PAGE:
After the assault began on the night of Nov. 26, it took hours for the Indian commando squad to arrive in Mumbai because it is based near Delhi, hundreds of miles away, and does not have its own aircraft. Even after the commandos, who are better armed and trained than police officers are, began fighting the terrorists holed up in the Taj Mahal Palace & Tower hotel, they lacked a floor plan, whereas the militants seemed to know the hotel’s layout well.
In a sense, none of this was a surprise. India’s National Security Guards force has only about 7,400 commandos, and it has often taken hours to respond to crises in the past, Mr. Sahni said. As for the city and state police forces, their equipment and training are far more meager, and they are lightly scattered across a vast population. India has 125 police officers for every 100,000 residents, one of the world’s lowest ratios.
Intelligence failures also played a role in India’s inability to deal properly with the Mumbai attacks. The United States warned Indian officials in mid-October of possible terrorist attacks on “touristy areas frequented by Westerners” in Mumbai, echoing other general alerts by Indian intelligence. In the past week, reports of other, far more detailed warnings have been rife in the Indian news media, though government officials have disputed them.
But the debate masks a broader problem, Mr. Sahni said: Neither the intelligence agencies nor the government has the ability to prioritize or assess those threats, or to act on them. The various wings of India’s intelligence apparatus, like their American counterparts before the Sept. 11 attacks, are famous for failing to communicate and share intelligence.
In the wake of the attacks, some police officials have become remarkably outspoken and even angry about their inability to defend the citizenry or even themselves.
“You see this old musket? It is useless,” said Ankush Hotkar, a police officer, as he stood Wednesday in the cavernous hall of the main train station. He was pointing to a battered old hunting rifle in the hands of one of his fellow officers. Mr. Hotkar himself, despite his 26 years in the Mumbai police force, carried only a lathi, the wooden or Lucite pole that most police officers here carry as their only weapon.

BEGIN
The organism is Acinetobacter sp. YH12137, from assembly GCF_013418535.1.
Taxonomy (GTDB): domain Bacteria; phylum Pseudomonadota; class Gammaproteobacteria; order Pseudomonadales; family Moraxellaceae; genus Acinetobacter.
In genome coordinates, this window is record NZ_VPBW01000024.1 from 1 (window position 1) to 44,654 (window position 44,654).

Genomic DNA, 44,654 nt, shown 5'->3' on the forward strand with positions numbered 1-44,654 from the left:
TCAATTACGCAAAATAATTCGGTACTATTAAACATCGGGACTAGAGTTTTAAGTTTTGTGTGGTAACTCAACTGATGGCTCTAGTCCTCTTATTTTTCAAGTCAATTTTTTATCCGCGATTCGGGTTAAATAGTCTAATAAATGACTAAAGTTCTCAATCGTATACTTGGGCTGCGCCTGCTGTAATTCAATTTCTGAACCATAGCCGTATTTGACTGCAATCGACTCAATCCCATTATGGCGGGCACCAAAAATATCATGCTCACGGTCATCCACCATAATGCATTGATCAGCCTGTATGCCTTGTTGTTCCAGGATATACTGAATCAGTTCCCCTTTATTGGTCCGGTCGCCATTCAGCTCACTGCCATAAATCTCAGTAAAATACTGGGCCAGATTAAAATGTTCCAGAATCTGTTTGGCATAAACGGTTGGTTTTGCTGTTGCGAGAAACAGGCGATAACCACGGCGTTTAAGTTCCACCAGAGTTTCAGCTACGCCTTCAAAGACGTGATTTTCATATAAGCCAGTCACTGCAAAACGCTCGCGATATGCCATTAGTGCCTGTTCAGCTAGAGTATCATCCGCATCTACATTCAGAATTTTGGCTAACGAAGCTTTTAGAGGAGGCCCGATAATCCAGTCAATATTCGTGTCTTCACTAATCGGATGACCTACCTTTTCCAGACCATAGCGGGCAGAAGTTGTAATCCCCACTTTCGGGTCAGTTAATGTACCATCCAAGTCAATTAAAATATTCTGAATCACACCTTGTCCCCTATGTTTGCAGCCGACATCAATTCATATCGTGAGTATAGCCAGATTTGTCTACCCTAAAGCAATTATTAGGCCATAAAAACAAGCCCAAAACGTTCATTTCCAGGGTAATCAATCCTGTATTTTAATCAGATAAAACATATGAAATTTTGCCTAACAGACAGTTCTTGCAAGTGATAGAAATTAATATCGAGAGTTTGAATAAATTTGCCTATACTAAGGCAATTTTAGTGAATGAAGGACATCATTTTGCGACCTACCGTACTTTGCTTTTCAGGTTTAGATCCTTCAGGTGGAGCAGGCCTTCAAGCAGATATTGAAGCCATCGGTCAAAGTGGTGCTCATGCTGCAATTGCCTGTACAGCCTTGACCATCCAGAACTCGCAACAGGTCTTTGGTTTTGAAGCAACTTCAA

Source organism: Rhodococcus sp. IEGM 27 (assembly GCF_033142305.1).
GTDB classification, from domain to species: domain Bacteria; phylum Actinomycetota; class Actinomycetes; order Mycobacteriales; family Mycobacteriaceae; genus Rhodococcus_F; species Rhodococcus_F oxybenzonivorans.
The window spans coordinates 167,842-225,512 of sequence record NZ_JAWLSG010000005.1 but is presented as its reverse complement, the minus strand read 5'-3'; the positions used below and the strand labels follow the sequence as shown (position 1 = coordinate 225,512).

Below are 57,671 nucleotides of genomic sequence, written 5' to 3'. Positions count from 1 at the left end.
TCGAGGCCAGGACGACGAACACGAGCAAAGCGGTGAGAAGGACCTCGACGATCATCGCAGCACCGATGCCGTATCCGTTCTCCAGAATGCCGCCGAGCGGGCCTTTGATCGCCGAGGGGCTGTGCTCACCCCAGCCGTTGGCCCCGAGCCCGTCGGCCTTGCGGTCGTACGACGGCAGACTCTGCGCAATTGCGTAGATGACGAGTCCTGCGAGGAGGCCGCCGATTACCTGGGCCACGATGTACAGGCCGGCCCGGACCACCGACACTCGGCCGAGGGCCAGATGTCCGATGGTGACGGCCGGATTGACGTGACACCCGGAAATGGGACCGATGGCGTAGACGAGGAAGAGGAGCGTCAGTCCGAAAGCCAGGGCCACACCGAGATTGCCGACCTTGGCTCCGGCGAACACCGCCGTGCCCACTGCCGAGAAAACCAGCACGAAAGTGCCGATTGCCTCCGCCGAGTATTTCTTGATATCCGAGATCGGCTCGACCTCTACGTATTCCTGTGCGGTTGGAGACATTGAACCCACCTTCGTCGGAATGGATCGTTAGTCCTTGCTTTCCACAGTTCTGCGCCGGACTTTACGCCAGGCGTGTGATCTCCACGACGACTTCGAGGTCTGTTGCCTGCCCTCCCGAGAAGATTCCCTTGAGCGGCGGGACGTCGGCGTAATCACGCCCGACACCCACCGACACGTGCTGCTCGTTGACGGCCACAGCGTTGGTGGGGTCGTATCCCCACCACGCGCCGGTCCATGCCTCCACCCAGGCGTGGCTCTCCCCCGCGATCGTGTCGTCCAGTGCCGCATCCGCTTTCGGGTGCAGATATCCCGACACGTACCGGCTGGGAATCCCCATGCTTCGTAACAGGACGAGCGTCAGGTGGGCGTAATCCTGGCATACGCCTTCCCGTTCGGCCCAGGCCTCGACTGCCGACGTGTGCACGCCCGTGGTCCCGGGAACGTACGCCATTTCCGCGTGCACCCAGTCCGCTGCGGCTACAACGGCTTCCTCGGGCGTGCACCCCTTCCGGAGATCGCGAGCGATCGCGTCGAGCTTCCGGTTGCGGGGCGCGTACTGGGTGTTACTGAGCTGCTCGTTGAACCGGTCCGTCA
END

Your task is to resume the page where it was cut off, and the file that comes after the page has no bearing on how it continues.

“The weapons they give us are no good, so policemen died,” he said, his voice thick with anger.
The Mumbai police are given scarcely any training and no opportunities to fire their weapons, Mr. Hotkar said. Starting salaries are 3,050 rupees a month, just over $60 — not enough to live on, he added.
“Maximum corruption is going on,” Mr. Hotkar said wearily.
Mumbai’s beat officers are not even issued individual radios to communicate with one another. Instead, they must find a nearby “beat marshal,” an officer on motorcycle who is equipped with a radio to report incidents, said Police Inspector Maniksingh P. Patil, an officer at a station house near the hotels that were attacked.
The police officers who are assigned to guard political figures are generally much better trained and equipped, a point that has been the focus of outraged commentary in local newspapers here in the past week.
On Wednesday evening, a throng of angry people gathered near the Taj Mahal hotel, one of the buildings seized by the terrorists. As the demonstrators marched through the streets, many held up banners with slogans like “No Protection, No Security” and “No Protection, No Vote.” There were chants of “Enough is enough!” and promises that they would demand real change.
But as night fell, the rally dissolved, with many of the marchers straying away. One observer, Dezadd Dotiwalla, 24, seemed dismayed and said she saw the protest’s disintegration as a symbol of the very complacency that the marchers were promising to overcome.
“I sometimes wonder whether we deserve any better,” he said.
Somini Sengupta and Jeremy Kahn contributed reporting.